Kinlin Brexit postLast week, British voters surprised the world with their decision to leave the European Union. What started as a conciliatory election promise by Prime Minister David Cameron quickly grew into a close and divisive campaign. Deepening the shock of the leave win, Cameron announced his resignation the morning after the referendum. To his successor he leaves the burden of invoking Article 50 which will begin the two-year process of Britain’s extrication from the EU.

The short-term economic ramifications were immediate. The pound dropped 10% when markets opened on Friday, hitting 31-year lows against the US dollar overall. On Monday, the S&P downgraded Britain’s AAA credit rating. Markets also tumbled on Friday, with the S&P losing 3.6% and the Dow 3.4%. Political shifts will take longer to estimate, though jockeying has begun for Cameron’s seat, with former London Mayor Boris Johnson, one of the leaders of the Leave campaign, as the current favorite. Rumblings that a second Scottish referendum for independence will be held and stability in Northern Ireland is threatened as leaders there have indicated similar discussions.

Brexit and Women

Longer-term fallout is murky and there has even been speculation that the UK may not invoke Article 50 at all. One conversation that was overshadowed in the campaign was that of gender equality. How will women fare as the months and years ahead unfold? It turns out that the EU affirmed and enforced woman-friendly policies. The question is whether the British government and the conservative nature of the British themselves will uphold these benefits. In an article written prior to the referendum vote, journalist Caroline Criado Perez detailed the ways in which being part of the EU benefits women. One of the most significant requirements established by the EU was equal pay for work of equal value. While the UK passed the Equal Pay Act in 1970, that law only covered equal pay for literally the same job. Perez uses the example of male and female cleaners. Women tend to clean offices and men tend to clean streets. Under the UK law, they wouldn’t be entitled to equal pay. The EU, through the Treaty of Rome, forced the UK to adhere to equal pay for work of equal value.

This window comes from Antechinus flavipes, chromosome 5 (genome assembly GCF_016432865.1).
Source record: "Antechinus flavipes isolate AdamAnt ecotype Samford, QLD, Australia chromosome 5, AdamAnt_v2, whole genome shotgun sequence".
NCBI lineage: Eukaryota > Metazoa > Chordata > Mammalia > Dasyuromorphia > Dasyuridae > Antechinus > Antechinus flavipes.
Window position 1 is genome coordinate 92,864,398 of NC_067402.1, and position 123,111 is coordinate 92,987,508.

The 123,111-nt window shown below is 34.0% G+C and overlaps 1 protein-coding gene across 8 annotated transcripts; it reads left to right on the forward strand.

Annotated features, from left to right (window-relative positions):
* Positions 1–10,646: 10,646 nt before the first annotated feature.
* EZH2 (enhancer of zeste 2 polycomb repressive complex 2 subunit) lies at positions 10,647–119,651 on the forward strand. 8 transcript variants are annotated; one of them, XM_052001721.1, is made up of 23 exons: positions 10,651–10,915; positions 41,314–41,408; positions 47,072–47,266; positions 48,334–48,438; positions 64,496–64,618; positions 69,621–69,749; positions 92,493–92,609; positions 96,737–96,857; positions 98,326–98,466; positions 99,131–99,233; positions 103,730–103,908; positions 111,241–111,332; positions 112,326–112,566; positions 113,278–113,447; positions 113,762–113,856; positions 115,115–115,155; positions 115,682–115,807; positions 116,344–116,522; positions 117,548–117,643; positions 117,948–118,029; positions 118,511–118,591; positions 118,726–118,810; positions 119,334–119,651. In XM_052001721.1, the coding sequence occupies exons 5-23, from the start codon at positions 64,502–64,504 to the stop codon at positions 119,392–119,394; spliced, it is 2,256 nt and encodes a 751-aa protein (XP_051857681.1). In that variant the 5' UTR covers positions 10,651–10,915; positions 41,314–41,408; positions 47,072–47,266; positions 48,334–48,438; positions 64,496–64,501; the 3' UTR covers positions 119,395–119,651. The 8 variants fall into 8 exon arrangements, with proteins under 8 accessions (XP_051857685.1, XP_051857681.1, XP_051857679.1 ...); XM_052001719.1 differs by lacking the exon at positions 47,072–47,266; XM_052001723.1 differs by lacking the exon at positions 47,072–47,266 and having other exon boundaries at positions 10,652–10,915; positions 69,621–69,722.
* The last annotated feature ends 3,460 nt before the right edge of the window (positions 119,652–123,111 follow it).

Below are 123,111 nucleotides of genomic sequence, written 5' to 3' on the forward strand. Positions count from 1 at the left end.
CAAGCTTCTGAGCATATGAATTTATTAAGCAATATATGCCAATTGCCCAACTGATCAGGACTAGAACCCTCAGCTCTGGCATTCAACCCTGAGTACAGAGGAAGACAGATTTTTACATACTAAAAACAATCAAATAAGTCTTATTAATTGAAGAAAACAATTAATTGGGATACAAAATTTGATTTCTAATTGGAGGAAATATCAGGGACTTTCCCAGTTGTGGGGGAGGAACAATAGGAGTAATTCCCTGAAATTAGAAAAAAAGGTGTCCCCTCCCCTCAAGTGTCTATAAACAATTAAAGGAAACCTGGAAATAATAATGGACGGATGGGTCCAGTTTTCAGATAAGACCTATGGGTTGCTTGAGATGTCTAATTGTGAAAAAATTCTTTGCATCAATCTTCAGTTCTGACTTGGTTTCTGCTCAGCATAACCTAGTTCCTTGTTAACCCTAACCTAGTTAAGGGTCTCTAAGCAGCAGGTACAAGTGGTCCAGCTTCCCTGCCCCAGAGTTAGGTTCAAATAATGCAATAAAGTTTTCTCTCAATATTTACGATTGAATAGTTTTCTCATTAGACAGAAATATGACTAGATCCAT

With respect to maternity leave, the UK did have policies in place, but again, the fine print made it difficult for many people to use it. Under the UK laws, the woman had to be a full-time, permanent employee for a minimum of two years. The EU made maternity leave universal and also implemented paid time off for pre-natal medical appointments, and paid time off for fathers to care for sick children.

Finally, the UK passed legislation in the 1970s making it illegal for them to discriminate against pregnant women in the workplace. Again, loopholes made this difficult to police and women in the armed forces continued to be fired until 1990 when two women brought suit against the Ministry of Defense and the government’s noncompliance with the EU directive came to light.

The implication here is that without EU mandates, the UK on its own would likely pay lip service to women’s rights while continuing the status quo. Britain is still a long way from entangling itself from the EU, and a heightened awareness of such issues can only benefit women. The complication comes when the UK will need to police itself.

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